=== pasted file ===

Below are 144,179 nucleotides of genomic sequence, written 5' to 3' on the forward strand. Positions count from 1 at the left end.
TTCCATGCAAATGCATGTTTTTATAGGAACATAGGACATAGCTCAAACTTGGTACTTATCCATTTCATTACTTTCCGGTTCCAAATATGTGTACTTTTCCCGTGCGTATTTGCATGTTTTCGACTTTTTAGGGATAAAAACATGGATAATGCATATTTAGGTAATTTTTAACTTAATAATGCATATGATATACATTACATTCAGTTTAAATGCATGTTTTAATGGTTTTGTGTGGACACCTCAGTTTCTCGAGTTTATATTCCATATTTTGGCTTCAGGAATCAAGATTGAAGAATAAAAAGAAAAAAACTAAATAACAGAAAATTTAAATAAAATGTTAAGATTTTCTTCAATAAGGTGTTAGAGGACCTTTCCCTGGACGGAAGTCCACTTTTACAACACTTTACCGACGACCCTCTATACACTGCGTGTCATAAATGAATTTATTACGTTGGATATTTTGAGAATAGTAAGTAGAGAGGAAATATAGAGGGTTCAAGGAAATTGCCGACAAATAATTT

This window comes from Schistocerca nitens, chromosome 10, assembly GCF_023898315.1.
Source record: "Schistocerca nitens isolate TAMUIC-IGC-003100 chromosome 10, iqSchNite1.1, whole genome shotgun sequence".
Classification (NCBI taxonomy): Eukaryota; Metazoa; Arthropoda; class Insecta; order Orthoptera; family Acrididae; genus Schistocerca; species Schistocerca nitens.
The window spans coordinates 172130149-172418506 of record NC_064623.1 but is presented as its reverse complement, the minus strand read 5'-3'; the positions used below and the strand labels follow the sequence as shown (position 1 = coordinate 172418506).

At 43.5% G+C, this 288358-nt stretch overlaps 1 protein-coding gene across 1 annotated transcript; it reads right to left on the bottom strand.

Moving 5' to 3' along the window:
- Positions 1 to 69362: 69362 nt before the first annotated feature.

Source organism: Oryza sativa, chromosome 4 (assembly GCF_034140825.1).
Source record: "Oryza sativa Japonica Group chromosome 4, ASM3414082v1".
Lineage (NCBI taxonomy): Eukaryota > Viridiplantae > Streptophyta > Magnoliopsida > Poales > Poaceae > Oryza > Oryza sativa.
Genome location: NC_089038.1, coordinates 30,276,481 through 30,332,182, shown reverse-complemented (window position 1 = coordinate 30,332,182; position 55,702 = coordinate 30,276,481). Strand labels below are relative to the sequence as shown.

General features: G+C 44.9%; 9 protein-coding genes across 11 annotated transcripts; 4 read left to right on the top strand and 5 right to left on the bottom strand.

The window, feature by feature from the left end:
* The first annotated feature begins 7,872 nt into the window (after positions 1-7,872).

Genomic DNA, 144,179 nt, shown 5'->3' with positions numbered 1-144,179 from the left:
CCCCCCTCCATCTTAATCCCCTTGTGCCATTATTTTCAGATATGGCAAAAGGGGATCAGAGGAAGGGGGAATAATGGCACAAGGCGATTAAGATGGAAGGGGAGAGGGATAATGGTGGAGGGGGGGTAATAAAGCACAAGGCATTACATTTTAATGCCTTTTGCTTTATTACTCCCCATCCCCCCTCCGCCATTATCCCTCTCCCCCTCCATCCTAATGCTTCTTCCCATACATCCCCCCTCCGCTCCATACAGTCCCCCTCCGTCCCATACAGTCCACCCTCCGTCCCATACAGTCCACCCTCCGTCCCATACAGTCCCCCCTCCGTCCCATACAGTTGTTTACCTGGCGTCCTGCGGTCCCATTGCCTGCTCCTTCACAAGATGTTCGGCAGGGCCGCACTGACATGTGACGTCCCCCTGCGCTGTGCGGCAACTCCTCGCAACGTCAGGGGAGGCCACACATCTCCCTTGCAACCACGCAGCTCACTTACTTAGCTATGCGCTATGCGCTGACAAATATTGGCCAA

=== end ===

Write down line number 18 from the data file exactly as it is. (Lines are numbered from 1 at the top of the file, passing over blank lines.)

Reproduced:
CCCCCCTCCATCTTAATCCCCTTGTGCCATTATTTTCAGATATGGCAAAAGGGGATCAGAGGAAGGGGGAATAATGGCACAAGGCGATTAAGATGGAAGGGGAGAGGGATAATGGTGGAGGGGGGGTAATAAAGCACAAGGCATTACATTTTAATGCCTTTTGCTTTATTACTCCCCATCCCCCCTCCGCCATTATCCCTCTCCCCCTCCATCCTAATGCTTCTTCCCATACATCCCCCCTCCGCTCCATACAGTCCCCCTCCGTCCCATACAGTCCACCCTCCGTCCCATACAGTCCACCCTCCGTCCCATACAGTCCCCCCTCCGTCCCATACAGTTGTTTACCTGGCGTCCTGCGGTCCCATTGCCTGCTCCTTCACAAGATGTTCGGCAGGGCCGCACTGACATGTGACGTCCCCCTGCGCTGTGCGGCAACTCCTCGCAACGTCAGGGGAGGCCACACATCTCCCTTGCAACCACGCAGCTCACTTACTTAGCTATGCGCTATGCGCTGACAAATATTGGCCAA